- Increasing beginning teacher salaries – It’s hard to attract new teachers when the starting salary won’t allow them to make their student loan payments. This investment will set the beginning teacher salary at $40,000.
- Supporting classified staff and paraeducators – Schools need more than teachers to create a good learning environment for kids. This budget proposal will fund retention of quality staff throughout the school and provide professional development for paraeducators, important school employees who work with students with developmental or physical disabilities.
- Supporting beginning teachers – Programs to support educators in the beginning of their careers helps them to become better teachers for our kids and gives them the tools for success. This proposal invests in early career teachers so they can have long, successful careers in the field.
Paying to recruit and retain quality teachers
We often hear politicians saying they want to improve education, but these promises fall flat when it comes to actually paying for it. Washington state has fallen behind in teacher pay.
Our Transportation Budget: Safe Roads, Better Commutes
This week House Democrats, led by Transportation Committee Chair Judy Clibborn, released our 2016 supplemental transportation budget, which will help improve commutes, create jobs, and keep our roadways safe. You can read all the details about it here. I have heard from many of you about the changes to I-405, and we are listening. The House Democrats included down payments on $18 million in improvements to the I-405 corridor, including a northbound auxiliary lane and a new general purpose lane between SR 527 and I-5. The Washington State Transportation Commission is directed to conduct emergency rulemaking to provide toll relief on evenings, weekends, and holidays. We also moved up funding for the Northgate Pedestrian Bridge so that the bridge will open when the Northgate light rail station opens in 2021, and I inserted a language directing WSDOT to evaluate how light pollution can be minimized on WSDOT facilities (there are lots of lights on our state highways).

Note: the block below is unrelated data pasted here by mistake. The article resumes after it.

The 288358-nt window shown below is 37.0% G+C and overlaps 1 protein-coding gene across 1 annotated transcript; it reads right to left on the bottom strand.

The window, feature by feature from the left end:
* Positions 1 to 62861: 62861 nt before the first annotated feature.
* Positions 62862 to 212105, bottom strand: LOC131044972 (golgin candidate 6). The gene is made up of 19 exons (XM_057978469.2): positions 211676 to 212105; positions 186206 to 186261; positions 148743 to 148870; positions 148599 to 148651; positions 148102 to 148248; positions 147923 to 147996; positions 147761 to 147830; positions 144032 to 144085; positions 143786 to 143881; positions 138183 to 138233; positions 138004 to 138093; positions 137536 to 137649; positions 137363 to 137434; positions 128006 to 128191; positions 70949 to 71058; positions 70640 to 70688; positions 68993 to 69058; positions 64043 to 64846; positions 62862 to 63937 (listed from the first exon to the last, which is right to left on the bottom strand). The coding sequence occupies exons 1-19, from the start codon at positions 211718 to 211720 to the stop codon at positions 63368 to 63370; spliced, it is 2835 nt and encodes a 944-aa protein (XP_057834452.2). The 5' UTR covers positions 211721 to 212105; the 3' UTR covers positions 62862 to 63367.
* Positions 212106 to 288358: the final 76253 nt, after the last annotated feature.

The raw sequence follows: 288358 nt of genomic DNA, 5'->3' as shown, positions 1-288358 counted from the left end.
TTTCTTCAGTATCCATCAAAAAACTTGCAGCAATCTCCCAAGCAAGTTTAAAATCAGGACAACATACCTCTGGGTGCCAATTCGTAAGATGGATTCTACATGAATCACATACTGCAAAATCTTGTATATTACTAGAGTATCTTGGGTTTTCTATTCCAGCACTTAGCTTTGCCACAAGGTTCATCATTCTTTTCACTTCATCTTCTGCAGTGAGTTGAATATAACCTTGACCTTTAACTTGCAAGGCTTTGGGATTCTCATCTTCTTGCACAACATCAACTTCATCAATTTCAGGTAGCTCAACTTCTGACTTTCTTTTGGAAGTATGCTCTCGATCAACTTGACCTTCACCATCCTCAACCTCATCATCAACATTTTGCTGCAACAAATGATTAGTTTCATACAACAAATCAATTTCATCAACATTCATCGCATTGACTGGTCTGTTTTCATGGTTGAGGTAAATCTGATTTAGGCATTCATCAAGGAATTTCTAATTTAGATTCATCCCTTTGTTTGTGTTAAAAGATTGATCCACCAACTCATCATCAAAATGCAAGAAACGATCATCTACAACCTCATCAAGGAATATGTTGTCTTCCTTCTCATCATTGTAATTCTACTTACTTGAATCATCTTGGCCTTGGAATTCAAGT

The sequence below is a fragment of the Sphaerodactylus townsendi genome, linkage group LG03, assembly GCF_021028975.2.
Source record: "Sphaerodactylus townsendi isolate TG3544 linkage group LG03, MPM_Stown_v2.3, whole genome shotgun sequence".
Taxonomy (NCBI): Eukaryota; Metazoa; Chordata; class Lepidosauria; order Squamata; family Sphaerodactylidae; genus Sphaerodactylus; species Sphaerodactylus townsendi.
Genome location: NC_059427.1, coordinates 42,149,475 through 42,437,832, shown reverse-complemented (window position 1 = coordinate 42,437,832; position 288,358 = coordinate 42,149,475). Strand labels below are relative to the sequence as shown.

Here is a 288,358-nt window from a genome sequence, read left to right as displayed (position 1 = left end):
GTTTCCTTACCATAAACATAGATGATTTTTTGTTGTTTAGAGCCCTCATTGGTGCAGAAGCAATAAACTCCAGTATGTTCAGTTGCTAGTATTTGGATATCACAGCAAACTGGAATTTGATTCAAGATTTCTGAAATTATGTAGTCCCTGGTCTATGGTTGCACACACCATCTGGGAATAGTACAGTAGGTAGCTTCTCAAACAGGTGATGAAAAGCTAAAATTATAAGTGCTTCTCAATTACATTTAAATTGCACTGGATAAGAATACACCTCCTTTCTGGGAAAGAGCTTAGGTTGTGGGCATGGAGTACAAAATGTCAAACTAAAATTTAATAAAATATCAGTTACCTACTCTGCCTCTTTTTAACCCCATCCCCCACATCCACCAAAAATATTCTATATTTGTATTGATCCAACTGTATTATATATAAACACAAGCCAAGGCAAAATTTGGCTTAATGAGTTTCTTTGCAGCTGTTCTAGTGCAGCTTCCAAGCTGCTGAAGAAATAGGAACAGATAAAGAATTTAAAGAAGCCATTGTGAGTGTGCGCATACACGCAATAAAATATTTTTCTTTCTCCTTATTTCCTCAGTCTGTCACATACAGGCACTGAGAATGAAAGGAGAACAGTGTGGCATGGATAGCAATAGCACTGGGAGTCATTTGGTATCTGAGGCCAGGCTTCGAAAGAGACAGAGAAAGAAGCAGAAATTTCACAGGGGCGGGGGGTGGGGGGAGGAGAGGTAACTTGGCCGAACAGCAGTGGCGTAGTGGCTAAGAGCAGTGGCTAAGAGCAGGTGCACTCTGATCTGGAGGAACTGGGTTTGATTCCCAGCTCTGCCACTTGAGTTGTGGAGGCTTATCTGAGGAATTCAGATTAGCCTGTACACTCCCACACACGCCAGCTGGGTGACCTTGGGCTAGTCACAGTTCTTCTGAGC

Pregnant Workers Fairness Act
While my bill (House Bill 2307) was passed by a bipartisan majority in the House, the Republican chair of the Senate committee it was assigned to refused to schedule it for a hearing, and it died. At the same time though, a very similar bill was passed by the Senate. I have been working with stakeholders, the Senate sponsor, and my colleagues to ensure that this bill continues moving towards becoming law, while making sure that it gives meaningful protections for pregnant workers. The bill is still alive, and I have faith that we will reach agreement and pass this landmark legislation.
REUnfortunately my bill to close loopholes in our distracted driving laws failed to make it out of committee before cutoff. After passing the House Transportation committee, it did not make it out of Appropriations before cutoff. This is an issue I care about deeply, and will continue to work on in future sessions.